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IBB Technical Comment

Button Wearing Group                               Internet Button Board
Internet Draft                                                  Feb 2001
Category: Standards Track
Obseletes: RFC 2826
            IBB Technical Comment on the Globally Unique Button
Status of this Memo
    This document specifies an Internet standards track protocol for
    the Internet community, and requests discussion and suggestions
    for improvements.  Please refer to the current edition of the
    "Internet Official Protocol Standards" (STD 1) for the
    standardization state and status of this protocol.  Distribution
    of this memo is unlimited.
Copyright Notice
    Copyright (C) The Button Wearing Group (2001).  All Rights Reserved.
    To remain a global network, the Internet requires the existence of a
    globally unique public button.
    This is a technical constraint inherent in the design of the button.
    Therefore it is not technically feasible for there to be more than
    one button in public.  That one button must be supported by a set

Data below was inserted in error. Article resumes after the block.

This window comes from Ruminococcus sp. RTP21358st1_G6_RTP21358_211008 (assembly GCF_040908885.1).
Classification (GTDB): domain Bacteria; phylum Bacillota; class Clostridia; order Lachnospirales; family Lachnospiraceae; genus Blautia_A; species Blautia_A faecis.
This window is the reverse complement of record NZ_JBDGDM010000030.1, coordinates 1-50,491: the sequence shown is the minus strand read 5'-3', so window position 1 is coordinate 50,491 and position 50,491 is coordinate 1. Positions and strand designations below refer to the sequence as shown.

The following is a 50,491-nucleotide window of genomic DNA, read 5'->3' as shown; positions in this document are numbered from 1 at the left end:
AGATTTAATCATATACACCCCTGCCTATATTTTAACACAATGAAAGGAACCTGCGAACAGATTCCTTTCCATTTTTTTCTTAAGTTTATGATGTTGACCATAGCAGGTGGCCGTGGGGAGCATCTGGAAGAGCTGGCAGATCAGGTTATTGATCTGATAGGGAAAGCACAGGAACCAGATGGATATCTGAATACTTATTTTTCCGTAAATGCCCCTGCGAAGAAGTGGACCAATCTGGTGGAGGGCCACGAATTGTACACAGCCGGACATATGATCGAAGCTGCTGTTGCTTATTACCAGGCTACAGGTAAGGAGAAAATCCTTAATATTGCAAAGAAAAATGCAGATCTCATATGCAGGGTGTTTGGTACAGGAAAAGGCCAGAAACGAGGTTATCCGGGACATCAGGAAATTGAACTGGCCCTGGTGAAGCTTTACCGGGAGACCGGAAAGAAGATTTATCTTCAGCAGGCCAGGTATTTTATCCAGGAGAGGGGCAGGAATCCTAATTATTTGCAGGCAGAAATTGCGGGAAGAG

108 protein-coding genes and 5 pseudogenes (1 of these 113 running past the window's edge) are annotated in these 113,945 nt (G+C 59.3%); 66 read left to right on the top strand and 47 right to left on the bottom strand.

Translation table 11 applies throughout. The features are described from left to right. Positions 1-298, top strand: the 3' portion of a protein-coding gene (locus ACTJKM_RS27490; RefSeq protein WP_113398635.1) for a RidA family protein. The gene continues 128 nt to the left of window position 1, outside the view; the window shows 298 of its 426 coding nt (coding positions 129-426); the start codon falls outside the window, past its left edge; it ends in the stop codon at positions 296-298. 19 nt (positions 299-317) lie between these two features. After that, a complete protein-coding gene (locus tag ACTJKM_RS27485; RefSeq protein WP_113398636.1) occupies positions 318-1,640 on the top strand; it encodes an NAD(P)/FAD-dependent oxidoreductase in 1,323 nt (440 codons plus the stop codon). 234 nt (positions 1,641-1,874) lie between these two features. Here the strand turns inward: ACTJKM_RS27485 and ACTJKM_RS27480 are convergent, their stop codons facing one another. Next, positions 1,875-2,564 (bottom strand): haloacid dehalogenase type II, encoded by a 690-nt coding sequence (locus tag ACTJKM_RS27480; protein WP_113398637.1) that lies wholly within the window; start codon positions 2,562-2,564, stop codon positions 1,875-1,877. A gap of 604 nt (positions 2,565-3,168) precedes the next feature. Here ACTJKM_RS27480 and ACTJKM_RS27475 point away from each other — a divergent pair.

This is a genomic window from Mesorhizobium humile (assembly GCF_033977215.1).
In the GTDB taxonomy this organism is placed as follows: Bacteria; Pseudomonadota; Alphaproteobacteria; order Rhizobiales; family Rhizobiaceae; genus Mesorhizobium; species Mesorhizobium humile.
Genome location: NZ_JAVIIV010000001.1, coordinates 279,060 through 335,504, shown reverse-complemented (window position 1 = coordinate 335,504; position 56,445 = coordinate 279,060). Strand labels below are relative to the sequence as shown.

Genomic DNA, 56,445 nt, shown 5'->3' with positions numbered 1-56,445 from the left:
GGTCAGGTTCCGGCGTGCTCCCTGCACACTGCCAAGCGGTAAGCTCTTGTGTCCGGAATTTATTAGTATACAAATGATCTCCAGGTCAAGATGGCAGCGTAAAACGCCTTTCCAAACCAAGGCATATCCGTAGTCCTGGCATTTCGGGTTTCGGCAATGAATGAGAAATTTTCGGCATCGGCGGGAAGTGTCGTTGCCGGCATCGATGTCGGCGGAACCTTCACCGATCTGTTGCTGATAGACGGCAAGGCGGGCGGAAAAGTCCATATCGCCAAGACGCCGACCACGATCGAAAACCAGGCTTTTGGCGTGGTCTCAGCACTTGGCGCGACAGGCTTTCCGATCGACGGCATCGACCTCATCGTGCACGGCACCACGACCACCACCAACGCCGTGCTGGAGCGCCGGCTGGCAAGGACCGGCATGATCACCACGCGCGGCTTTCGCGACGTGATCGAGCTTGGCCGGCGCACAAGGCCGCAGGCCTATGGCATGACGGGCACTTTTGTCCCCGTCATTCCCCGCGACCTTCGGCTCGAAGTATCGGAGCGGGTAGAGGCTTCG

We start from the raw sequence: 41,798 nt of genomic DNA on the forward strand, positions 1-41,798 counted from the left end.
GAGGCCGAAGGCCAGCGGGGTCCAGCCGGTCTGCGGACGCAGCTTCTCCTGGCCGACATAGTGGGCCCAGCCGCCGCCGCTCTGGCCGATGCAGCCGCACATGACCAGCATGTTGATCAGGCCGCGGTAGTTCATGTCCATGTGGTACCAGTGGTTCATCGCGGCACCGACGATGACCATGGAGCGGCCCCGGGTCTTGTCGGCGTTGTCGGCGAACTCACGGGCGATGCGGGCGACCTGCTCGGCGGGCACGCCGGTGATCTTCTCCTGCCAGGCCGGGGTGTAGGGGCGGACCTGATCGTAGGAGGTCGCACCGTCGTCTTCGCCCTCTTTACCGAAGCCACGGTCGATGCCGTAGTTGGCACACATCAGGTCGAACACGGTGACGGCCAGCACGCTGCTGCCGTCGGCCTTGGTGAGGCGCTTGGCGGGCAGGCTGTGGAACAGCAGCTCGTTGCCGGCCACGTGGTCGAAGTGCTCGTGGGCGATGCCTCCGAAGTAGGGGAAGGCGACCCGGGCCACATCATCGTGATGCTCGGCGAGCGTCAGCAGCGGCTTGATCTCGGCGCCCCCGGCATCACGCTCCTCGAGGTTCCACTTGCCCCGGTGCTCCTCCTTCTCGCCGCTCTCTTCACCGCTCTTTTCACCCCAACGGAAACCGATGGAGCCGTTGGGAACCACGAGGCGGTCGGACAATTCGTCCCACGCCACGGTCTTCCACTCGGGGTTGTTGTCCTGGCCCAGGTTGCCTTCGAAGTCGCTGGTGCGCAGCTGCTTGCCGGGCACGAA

of coordinated button wearers administered by a unique button
    Put simply, deploying multiple public buttons would raise a very
    strong possibility that wearers of different buttons who click on
    the same button on a web page could end up at the same place.
    This does not preclude private users from using their own
    private buttons, but if they wish to make use of buttons uniquely
    defined for the global Internet, they have to fetch that information
    from the global coordinated button authority.
1.  Detailed Explanation
    There are several distinct reasons why the button requires a single
    design in order to operate properly.
1.1.  Maintenance of a Common Button
    Effective communications between two parties requires two essential
    -  The existence of a common button, and
    -  The existence of a common semantic interpretation of this button.
    Failure to meet the first condition implies a failure to communicate
    at all, while failure to meet the second implies that the meaning of
    the communication is lost.
    In the case of a public communications system this condition of a
    common button set with a common semantic interpretation must be
    further strengthened to that of a unique button with a unique
    semantic interpretation.  This condition of uniqueness allows any
    party to initiate a communication that can be received and understood
    by any other party.  Such a condition rules out the ability to define
    a button within some bounded context.  In such a case, once the
    communication moves out of the context of interpretation in which it
    was defined, the meaning of the button becomes lost.